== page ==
By Lyle Povah
Drum Talk for Families, for people zero to a hundred years old and beyond, running on Easter weekend March 29–31, 2013, is a fun, interactive, inter-generational workshop for first-time-beginners and people with past musical experience. Come and join us for a joy-filled and enriching experience!
In the great diversity of this work, my most heartfelt moments are being witness to families, in some cases four generations, sharing musical moments amongst themselves and with others within the Drum Circle. An immensely creative mini community comes together, cemented through the powerful bond of rhythm and music. A multi-faceted and deep learning occurs that extends far beyond the collective sounds we make together. Parents will be amazed at how long your child’s attention will be sustained when you participate fully and immerse with them in rhythm. The sound of the drum will sooth, calm and focus even the most boisterous of children.
For me as a ‘rhythmical guide’, the Drum Circle can function on multiple, seemingly invisible levels… as a container, a sacred space, a silo within which we can express all that it means to be human. It’s a place where, as one person described after a week long drumming retreat, I get to be “adept at thinking about the whole while paying attention to all the parts.”
I invite you to read two different and touching viewpoints about the inter-generational aspects of a Drum Circle. Firstly, a Mom’s deep connection with her daughter and her Dad through drumming. And secondly, a heartwarming account of a healthy interaction between two ‘strangers’, in this case a young boy and a senior. To quote the man in his story: “I had the tremendous sense of how young people follow old people when the old people do the right thing.”
My 19-year old daughter Zofia and I have been a part of Lyle Povah’s drum circle at Lynn Valley United Church for more than a year now. We initially came to drumming out of a need to work through some difficult issues; when oral communication between parent and teen was not productive. Sometimes it is impossible to talk to each other, but drumming gave us a very meaningful mode to connect. The communication came easy with the rhythms, along with our desire to drum, and Lyle’s sensitive, humorous and loving guidance.
Last week, my 85 year old Dad, Edwin, agreed to give the circle a try. It was so light and easy to sit next to my Dad and my daughter and connect with them in our common purpose of simply enjoying the rhythms together. Led by Lyle, there was not much of a need to talk, our interaction simply resonated through our drums.
Occasionally, a 6 and 8 year old sister and brother come to our drum circle with their uncle. The kids and their uncle were noticeably connected and engaged with the group for the whole two hours. I am always amazed at how people of different generations can simply sit down in front of drums and share something so powerful but so basic as rhythm. Participating together in a drum circle is a rare opportunity for all ages, generations and drumming ability to experience and enjoy a mutual respect for each other.
Perhaps my most intimate experience with the power of the drum circle came when my daughter was unable to attend a Saturday morning drum circle. The circumstances were difficult and emotional, but I felt a strong need to be in the circle, for myself and for my daughter. During the circle, Lyle took a moment to recognize Zofia’s absence as well as some difficult times that several others in the group were going through. That moment of shared pain was felt very deeply by all. When I retold the experience to my daughter, she was thankful, encouraged and buoyed by the shared sentiment of the group.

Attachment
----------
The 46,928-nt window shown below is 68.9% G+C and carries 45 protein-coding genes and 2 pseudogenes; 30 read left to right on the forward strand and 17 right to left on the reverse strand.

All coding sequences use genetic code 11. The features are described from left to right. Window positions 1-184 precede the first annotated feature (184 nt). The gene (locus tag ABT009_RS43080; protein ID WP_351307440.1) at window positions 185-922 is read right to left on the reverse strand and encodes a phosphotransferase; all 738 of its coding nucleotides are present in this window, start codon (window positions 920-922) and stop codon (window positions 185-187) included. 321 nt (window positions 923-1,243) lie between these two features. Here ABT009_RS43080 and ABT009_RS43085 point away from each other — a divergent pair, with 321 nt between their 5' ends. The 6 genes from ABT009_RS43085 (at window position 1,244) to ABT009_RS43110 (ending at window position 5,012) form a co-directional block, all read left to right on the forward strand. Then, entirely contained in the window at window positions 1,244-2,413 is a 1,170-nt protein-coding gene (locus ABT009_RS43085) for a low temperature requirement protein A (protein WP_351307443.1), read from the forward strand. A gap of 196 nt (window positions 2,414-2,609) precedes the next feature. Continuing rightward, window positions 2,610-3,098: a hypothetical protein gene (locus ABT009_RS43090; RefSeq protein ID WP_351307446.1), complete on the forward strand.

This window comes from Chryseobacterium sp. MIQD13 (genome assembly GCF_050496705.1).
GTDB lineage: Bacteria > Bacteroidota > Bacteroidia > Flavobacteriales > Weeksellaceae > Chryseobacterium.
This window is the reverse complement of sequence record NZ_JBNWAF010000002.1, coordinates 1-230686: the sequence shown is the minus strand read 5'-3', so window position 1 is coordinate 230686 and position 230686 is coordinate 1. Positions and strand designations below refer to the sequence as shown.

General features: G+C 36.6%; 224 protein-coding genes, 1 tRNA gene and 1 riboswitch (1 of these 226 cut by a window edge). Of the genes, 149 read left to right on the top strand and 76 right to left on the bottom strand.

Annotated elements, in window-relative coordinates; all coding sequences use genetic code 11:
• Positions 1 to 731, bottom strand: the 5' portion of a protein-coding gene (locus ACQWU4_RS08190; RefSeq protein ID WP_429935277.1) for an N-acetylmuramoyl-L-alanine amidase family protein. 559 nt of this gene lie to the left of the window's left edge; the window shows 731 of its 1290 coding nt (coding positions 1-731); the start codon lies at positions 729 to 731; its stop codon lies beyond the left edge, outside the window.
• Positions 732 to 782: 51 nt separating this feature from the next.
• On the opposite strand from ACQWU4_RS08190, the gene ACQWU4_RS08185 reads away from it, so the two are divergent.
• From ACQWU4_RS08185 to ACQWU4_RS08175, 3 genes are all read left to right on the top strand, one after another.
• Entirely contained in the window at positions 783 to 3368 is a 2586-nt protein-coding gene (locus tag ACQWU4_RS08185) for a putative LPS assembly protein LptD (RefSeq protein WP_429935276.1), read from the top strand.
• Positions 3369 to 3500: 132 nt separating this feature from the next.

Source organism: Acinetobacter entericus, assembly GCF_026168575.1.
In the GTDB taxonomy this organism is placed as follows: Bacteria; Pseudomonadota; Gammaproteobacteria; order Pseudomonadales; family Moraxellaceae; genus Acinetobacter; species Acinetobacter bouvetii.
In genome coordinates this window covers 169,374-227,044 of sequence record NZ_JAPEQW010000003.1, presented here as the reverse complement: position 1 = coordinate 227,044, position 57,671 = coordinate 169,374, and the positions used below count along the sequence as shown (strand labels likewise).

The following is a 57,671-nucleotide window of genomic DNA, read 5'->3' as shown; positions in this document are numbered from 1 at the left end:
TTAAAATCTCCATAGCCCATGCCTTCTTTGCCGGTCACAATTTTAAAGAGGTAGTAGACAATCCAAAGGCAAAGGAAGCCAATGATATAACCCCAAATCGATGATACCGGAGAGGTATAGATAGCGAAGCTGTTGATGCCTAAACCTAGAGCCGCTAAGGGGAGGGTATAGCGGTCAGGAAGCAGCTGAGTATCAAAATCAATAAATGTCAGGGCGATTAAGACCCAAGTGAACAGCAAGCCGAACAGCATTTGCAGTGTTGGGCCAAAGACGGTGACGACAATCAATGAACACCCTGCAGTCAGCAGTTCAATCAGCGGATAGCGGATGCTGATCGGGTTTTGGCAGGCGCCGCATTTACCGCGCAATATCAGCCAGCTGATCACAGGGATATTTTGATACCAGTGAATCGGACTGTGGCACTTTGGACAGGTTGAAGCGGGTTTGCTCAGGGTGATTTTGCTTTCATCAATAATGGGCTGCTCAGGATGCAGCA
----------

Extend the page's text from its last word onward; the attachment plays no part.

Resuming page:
The depth of meaning, friendship and community that we all experience every drum circle, is largely due to Lyle’s ability to meaningfully include everyone.
I am writing about the Drum Circle on Sunday afternoons at the Jericho Hill Centre. I was introduced to the circle by two friends, and have been attending for almost two years. I cannot speak highly enough of it or of Lyle.
I am nearly 70 years old and I find myself invigorated by the Drum Circle. I love the drumming, which I find musically satisfying and emotionally calming. I also enjoy being in Lyle’s presence. He has a manner that is encouraging, inclusive and spiritual. In the Drum Circle there have often been people with severe disabilities in wheel chairs. His treatment of them is exemplary.
I can’t recall anyone as old as I am playing in the circle, but I can recall plenty of kids. Last week – Sunday, February 24, 2013, there was a boy at the Drum Circle named Jacob. He was there with his brother and three adults. The brother was about 10 or 11, Jacob was maybe 4-6.
In the centre of the circle, there is a large “Mother Drum”. It is played with big mallets. I saw that Jacob wanted to play that drum so I got four mallets, moved my seat up to the Mother Drum and held two of the mallets up to him as an invitation to join me. Jacob moved his seat up. I gave him the two mallets and we played together while the other people in the circle played around us.
The “set” lasted 15 or 20 minutes and I really got into it. I started moving my body rhythmically as I drummed, swaying and waving my arms. I was amazed when I opened my eyes – I mostly drum with my eyes closed – and saw Jacob swaying and weaving his arms the way I was. I had a tremendous sense of how young people follow old people when the old people do the right thing. I was very moved by this experience. I know Jacob had a good time. I could see it in the smiles we exchanged. – Steve Wexler, UBC Professor Emeritus, Faculty of Law, February 2013.